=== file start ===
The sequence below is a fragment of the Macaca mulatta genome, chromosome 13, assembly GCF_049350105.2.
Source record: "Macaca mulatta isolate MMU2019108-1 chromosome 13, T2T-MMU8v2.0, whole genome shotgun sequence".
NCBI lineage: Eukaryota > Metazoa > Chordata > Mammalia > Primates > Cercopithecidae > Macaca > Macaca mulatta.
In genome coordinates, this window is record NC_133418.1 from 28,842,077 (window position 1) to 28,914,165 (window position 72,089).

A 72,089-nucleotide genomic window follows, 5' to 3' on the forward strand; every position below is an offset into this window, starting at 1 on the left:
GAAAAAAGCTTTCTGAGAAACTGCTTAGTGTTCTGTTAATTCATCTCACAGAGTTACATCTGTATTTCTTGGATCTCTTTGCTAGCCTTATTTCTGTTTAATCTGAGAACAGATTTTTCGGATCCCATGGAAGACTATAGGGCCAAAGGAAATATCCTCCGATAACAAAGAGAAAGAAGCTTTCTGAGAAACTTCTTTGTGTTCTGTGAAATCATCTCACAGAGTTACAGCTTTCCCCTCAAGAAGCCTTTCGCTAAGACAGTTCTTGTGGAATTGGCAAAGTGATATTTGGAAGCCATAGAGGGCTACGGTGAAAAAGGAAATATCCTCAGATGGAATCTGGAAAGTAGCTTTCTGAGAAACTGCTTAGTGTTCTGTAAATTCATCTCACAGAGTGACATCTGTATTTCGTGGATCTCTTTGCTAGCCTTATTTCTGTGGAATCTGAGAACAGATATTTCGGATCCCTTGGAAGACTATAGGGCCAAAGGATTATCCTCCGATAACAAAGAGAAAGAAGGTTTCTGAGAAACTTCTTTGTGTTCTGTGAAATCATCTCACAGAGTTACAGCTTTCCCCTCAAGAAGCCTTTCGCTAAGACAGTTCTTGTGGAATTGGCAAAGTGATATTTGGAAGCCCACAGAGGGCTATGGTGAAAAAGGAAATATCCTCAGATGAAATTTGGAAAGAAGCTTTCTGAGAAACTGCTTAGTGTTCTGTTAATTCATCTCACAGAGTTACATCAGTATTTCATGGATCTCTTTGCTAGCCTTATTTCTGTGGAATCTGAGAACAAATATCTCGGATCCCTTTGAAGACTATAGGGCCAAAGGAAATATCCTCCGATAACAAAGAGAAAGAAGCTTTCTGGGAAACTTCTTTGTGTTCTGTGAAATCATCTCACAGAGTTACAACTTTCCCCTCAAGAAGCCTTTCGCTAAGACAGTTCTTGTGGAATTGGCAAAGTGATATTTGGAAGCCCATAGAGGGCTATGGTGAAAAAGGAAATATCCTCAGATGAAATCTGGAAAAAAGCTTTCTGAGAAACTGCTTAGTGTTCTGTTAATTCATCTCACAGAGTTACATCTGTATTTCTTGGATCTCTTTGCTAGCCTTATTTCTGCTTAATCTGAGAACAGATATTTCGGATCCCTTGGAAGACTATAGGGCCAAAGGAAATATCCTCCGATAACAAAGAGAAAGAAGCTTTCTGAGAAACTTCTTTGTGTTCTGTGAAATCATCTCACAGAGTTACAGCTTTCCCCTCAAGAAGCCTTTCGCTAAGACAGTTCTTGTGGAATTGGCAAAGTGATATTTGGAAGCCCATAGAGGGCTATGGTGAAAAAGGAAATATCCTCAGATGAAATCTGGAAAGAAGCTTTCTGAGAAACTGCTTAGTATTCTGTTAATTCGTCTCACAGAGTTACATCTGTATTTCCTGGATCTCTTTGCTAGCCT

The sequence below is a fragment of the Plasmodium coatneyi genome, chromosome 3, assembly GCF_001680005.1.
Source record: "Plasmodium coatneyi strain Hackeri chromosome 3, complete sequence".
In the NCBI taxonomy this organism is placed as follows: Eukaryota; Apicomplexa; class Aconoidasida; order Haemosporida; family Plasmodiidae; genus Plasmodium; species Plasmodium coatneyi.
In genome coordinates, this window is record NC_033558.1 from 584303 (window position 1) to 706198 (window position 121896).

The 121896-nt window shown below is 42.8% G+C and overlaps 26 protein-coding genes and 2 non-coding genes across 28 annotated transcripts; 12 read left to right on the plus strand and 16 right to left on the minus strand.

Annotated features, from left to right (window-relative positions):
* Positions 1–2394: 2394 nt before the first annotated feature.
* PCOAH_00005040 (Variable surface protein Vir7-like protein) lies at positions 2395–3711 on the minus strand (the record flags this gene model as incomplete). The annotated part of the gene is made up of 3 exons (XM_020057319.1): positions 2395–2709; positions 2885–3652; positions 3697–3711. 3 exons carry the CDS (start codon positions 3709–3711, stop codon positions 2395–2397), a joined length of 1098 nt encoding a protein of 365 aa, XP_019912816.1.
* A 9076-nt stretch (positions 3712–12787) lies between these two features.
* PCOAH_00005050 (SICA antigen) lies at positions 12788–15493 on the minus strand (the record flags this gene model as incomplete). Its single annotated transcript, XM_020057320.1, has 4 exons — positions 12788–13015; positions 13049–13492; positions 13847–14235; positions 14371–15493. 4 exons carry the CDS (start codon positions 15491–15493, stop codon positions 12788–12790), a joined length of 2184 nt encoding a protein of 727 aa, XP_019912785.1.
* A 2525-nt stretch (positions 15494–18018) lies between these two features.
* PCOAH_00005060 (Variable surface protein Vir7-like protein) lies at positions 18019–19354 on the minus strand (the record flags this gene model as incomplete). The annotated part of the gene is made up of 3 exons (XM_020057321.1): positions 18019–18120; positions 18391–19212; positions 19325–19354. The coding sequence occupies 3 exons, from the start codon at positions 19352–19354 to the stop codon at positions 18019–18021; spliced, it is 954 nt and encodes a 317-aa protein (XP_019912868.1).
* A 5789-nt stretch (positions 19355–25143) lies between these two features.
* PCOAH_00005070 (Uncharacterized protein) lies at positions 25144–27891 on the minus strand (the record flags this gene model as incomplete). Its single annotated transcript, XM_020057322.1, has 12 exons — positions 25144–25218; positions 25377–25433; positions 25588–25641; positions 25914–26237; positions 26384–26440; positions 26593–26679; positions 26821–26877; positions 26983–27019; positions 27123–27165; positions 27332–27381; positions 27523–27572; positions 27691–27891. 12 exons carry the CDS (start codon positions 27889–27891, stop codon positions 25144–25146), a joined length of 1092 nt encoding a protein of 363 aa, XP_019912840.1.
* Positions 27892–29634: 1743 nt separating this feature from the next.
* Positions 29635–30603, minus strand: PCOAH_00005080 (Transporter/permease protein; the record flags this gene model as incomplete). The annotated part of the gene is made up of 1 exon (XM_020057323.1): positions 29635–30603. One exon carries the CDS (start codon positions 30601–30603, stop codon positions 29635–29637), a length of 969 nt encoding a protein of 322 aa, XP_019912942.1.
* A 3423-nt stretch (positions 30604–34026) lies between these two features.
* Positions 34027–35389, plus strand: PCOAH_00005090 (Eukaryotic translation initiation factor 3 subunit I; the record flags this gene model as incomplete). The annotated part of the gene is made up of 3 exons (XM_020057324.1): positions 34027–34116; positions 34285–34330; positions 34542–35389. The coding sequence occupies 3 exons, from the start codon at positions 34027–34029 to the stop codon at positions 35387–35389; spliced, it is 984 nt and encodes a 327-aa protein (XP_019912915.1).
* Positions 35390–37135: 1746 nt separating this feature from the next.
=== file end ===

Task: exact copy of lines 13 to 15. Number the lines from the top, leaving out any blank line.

* Positions 1–2394: 2394 nt before the first annotated feature.
* PCOAH_00005040 (Variable surface protein Vir7-like protein) lies at positions 2395–3711 on the minus strand (the record flags this gene model as incomplete). The annotated part of the gene is made up of 3 exons (XM_020057319.1): positions 2395–2709; positions 2885–3652; positions 3697–3711. 3 exons carry the CDS (start codon positions 3709–3711, stop codon positions 2395–2397), a joined length of 1098 nt encoding a protein of 365 aa, XP_019912816.1.
* A 9076-nt stretch (positions 3712–12787) lies between these two features.